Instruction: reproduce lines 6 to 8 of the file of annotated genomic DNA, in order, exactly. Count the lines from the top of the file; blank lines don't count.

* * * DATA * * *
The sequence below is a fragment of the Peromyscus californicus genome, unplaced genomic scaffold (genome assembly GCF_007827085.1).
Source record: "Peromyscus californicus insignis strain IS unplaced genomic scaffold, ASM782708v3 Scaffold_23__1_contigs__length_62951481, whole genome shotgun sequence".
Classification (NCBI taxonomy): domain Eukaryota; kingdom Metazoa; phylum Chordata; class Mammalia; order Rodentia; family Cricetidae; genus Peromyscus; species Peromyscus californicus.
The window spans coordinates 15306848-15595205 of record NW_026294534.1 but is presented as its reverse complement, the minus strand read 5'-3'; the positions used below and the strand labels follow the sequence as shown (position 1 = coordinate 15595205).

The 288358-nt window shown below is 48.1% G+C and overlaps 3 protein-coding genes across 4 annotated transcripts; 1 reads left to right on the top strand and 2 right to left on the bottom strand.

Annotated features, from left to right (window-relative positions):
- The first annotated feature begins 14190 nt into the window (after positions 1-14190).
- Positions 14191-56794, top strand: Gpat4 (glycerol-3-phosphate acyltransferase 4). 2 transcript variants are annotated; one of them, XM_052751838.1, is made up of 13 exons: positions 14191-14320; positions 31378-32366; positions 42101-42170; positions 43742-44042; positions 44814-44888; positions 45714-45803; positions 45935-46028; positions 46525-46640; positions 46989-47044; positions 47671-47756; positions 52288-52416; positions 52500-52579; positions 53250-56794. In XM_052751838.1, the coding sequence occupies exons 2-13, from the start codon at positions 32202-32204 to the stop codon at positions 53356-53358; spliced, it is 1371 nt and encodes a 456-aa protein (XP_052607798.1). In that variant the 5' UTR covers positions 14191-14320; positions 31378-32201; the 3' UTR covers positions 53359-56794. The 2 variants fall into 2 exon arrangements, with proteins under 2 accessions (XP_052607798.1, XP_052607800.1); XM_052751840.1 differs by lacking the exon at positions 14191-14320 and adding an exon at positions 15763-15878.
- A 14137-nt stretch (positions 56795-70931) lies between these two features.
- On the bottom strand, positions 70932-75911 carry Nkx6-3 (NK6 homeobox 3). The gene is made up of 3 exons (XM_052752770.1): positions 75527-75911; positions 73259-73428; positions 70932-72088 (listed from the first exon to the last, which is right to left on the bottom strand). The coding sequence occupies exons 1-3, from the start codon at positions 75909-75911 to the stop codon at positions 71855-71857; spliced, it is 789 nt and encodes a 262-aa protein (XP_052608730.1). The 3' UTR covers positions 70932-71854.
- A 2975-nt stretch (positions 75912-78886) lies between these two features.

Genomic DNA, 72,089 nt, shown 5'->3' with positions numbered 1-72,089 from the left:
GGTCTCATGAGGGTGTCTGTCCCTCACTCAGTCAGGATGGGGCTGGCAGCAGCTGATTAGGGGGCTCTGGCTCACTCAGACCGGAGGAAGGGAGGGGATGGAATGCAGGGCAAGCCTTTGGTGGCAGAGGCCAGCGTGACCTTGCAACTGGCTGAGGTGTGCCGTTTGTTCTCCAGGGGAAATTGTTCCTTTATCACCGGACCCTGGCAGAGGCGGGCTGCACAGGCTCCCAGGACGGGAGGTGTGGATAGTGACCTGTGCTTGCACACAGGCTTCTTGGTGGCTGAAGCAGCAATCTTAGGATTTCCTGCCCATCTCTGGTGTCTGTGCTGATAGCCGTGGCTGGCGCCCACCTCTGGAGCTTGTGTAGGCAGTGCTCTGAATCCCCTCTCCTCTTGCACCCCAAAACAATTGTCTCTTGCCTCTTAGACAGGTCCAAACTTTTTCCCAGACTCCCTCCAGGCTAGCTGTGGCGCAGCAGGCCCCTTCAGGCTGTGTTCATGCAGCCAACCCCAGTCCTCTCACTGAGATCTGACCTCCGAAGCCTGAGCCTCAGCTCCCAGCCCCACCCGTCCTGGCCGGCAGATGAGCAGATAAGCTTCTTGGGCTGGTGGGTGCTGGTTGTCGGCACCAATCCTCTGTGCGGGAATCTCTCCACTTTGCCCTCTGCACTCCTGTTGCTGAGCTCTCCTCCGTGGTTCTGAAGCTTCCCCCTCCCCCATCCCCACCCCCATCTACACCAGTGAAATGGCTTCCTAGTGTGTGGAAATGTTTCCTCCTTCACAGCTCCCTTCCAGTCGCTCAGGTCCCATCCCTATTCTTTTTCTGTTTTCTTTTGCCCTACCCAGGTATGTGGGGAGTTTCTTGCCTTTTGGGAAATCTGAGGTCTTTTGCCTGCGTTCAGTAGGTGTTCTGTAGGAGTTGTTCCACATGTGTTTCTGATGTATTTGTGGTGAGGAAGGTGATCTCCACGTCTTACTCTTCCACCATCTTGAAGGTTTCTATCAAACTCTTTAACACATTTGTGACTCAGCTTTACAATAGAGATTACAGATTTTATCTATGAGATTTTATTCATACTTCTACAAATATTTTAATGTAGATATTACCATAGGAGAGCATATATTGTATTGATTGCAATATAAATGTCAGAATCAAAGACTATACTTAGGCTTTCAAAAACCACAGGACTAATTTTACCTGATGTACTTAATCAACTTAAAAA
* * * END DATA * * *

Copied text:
Annotated features, from left to right (window-relative positions):
- The first annotated feature begins 14190 nt into the window (after positions 1-14190).
- Positions 14191-56794, top strand: Gpat4 (glycerol-3-phosphate acyltransferase 4). 2 transcript variants are annotated; one of them, XM_052751838.1, is made up of 13 exons: positions 14191-14320; positions 31378-32366; positions 42101-42170; positions 43742-44042; positions 44814-44888; positions 45714-45803; positions 45935-46028; positions 46525-46640; positions 46989-47044; positions 47671-47756; positions 52288-52416; positions 52500-52579; positions 53250-56794. In XM_052751838.1, the coding sequence occupies exons 2-13, from the start codon at positions 32202-32204 to the stop codon at positions 53356-53358; spliced, it is 1371 nt and encodes a 456-aa protein (XP_052607798.1). In that variant the 5' UTR covers positions 14191-14320; positions 31378-32201; the 3' UTR covers positions 53359-56794. The 2 variants fall into 2 exon arrangements, with proteins under 2 accessions (XP_052607798.1, XP_052607800.1); XM_052751840.1 differs by lacking the exon at positions 14191-14320 and adding an exon at positions 15763-15878.